By David Madden


By KYW’s David Madden

(TRENTON, NJ) — A bid to raise the minimum age for purchasing tobacco in New Jersey is one step away from the Governor’s desk. But time to get it passed is running short.

It’s an idea proponents have been pushing for some time. Bergen County Assemblywoman Valerie Vainieri Huttle is the main sponsor of the bill. “It raises the legal age to buy tobacco products to 21,” she told KYW Newsradio, “which, according to the Institutes of Health’s released report just last March indicating that by doing this it will certainly improve public health and save lives.”

The current legal age is 19, the same as four other states and Washington, DC. Most states set 18 as the legal minimum but there’s a growing movement to change that.

“Hawaii was one of the first states to do this,” Vainieri Huttle said, “and right here in New Jersey we have 15 municipalities that have already raised the required age for tobacco purchases to 21.”
The closest city to South Jersey to take that action is Princeton.

NEW YORK - APRIL 01:  Cigarette packs are on display for sale in a shop April 1, 2009 in New York City. Today the federal tax on packs of cigarettes climbed from 39 cents to $1.01, the largest tobacco tax increase ever and affecting all tobacco products. The revenue accumulated is intended to pay for expanded healthcare coverage for uninsured children as part of the Children's Health Insurance Program Reauthorization Act signed into law by President Barack Obama on February 4.  (Photo by Mario Tama/Getty Images)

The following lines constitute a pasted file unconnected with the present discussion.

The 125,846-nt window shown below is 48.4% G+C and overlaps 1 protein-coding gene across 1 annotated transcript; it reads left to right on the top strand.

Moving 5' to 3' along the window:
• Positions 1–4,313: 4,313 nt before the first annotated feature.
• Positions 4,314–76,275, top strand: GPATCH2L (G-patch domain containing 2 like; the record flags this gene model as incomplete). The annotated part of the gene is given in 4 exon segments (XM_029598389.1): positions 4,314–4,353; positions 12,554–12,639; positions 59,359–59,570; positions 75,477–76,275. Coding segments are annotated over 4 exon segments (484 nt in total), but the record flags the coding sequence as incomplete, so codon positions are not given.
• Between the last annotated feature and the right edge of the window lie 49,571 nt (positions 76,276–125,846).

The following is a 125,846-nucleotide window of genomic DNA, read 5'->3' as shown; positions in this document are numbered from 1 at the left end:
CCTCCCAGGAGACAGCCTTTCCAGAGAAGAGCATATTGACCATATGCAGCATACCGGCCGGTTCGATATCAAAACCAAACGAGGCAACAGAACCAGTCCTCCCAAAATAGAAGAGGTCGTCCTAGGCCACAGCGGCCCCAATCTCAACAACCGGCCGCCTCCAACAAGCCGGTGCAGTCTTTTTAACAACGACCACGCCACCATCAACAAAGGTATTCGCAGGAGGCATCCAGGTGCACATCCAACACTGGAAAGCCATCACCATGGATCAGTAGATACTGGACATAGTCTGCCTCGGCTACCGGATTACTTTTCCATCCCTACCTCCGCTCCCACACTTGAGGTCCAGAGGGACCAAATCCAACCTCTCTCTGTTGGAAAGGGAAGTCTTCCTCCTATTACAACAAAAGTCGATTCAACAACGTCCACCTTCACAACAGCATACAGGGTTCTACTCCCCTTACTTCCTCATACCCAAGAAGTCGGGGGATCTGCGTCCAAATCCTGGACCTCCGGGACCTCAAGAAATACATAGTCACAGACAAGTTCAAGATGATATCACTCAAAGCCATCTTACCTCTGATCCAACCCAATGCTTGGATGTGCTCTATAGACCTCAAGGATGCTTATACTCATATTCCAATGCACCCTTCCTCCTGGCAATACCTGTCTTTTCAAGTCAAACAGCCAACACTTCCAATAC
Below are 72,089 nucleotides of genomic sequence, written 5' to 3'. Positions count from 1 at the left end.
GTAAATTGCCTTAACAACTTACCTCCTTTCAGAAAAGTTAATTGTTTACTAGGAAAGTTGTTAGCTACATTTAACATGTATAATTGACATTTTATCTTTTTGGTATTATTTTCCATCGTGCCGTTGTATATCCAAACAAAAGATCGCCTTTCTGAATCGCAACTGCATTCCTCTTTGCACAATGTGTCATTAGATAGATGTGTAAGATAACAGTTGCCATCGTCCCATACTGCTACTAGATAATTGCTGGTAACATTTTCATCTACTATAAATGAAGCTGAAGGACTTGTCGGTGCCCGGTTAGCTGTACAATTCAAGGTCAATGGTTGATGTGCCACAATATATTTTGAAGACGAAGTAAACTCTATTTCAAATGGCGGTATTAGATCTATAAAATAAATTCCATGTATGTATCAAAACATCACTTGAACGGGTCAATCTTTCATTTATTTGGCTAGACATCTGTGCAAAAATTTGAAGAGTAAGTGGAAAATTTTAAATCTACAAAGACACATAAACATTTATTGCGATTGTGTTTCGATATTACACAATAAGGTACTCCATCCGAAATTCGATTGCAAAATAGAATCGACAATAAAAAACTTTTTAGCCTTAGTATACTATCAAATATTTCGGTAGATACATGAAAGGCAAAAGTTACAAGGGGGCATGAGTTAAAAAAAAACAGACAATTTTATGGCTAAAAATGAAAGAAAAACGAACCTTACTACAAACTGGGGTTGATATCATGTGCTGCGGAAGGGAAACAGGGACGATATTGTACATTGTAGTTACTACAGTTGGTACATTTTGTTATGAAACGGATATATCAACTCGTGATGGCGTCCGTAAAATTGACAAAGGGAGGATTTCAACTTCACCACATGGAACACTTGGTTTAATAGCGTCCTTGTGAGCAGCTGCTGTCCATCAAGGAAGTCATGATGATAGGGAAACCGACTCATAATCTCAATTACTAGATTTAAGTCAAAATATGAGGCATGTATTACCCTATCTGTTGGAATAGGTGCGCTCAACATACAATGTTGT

NEW YORK – APRIL 01: Cigarette packs are on display for sale in a shop April 1, 2009 in New York City. Today the federal tax on packs of cigarettes climbed from 39 cents to $1.01, the largest tobacco tax increase ever and affecting all tobacco products. The revenue accumulated is intended to pay for expanded healthcare coverage for uninsured children as part of the Children’s Health Insurance Program Reauthorization Act signed into law by President Barack Obama on February 4. (Photo by Mario Tama/Getty Images)

Convenience store operators are opposed to the plan, mostly because enforcement is left to them, and fines for violators start at 500 dollars.

The Assembly must act on the bill January 11th, the last voting day in the current session, or the bill is dead. And there’s no guarantee the issue will be on the agenda. Nor is there any sign of Governor Chris Christie’s feelings on the proposal.